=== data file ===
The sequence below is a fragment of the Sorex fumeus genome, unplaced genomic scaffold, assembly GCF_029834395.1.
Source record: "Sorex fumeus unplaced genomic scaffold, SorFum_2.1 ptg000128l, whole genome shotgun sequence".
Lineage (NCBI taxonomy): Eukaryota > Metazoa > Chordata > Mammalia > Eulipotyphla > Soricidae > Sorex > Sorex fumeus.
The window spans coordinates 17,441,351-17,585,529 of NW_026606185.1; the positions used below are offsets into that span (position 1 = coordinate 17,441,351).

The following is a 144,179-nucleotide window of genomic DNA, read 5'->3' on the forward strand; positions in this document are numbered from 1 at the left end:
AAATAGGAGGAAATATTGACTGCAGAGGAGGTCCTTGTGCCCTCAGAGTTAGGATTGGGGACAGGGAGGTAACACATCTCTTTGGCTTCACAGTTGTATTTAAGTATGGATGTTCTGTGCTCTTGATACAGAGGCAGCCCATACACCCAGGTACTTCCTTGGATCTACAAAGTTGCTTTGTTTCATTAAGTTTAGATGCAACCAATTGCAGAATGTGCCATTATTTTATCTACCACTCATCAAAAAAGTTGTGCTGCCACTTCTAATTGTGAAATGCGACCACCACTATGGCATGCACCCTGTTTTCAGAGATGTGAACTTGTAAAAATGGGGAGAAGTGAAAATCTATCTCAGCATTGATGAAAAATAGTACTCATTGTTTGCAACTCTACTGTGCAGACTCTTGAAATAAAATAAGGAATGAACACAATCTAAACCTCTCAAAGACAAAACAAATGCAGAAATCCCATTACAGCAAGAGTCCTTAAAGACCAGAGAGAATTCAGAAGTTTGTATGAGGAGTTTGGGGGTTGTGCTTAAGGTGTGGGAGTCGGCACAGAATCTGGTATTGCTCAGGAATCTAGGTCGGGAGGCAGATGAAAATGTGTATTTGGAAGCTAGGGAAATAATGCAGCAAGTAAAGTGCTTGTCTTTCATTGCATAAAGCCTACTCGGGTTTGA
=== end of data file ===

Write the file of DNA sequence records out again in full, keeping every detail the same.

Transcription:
The sequence below is a fragment of the Sorex fumeus genome, unplaced genomic scaffold, assembly GCF_029834395.1.
Source record: "Sorex fumeus unplaced genomic scaffold, SorFum_2.1 ptg000128l, whole genome shotgun sequence".
Lineage (NCBI taxonomy): Eukaryota > Metazoa > Chordata > Mammalia > Eulipotyphla > Soricidae > Sorex > Sorex fumeus.
The window spans coordinates 17,441,351-17,585,529 of NW_026606185.1; the positions used below are offsets into that span (position 1 = coordinate 17,441,351).

The following is a 144,179-nucleotide window of genomic DNA, read 5'->3' on the forward strand; positions in this document are numbered from 1 at the left end:
AAATAGGAGGAAATATTGACTGCAGAGGAGGTCCTTGTGCCCTCAGAGTTAGGATTGGGGACAGGGAGGTAACACATCTCTTTGGCTTCACAGTTGTATTTAAGTATGGATGTTCTGTGCTCTTGATACAGAGGCAGCCCATACACCCAGGTACTTCCTTGGATCTACAAAGTTGCTTTGTTTCATTAAGTTTAGATGCAACCAATTGCAGAATGTGCCATTATTTTATCTACCACTCATCAAAAAAGTTGTGCTGCCACTTCTAATTGTGAAATGCGACCACCACTATGGCATGCACCCTGTTTTCAGAGATGTGAACTTGTAAAAATGGGGAGAAGTGAAAATCTATCTCAGCATTGATGAAAAATAGTACTCATTGTTTGCAACTCTACTGTGCAGACTCTTGAAATAAAATAAGGAATGAACACAATCTAAACCTCTCAAAGACAAAACAAATGCAGAAATCCCATTACAGCAAGAGTCCTTAAAGACCAGAGAGAATTCAGAAGTTTGTATGAGGAGTTTGGGGGTTGTGCTTAAGGTGTGGGAGTCGGCACAGAATCTGGTATTGCTCAGGAATCTAGGTCGGGAGGCAGATGAAAATGTGTATTTGGAAGCTAGGGAAATAATGCAGCAAGTAAAGTGCTTGTCTTTCATTGCATAAAGCCTACTCGGGTTTGA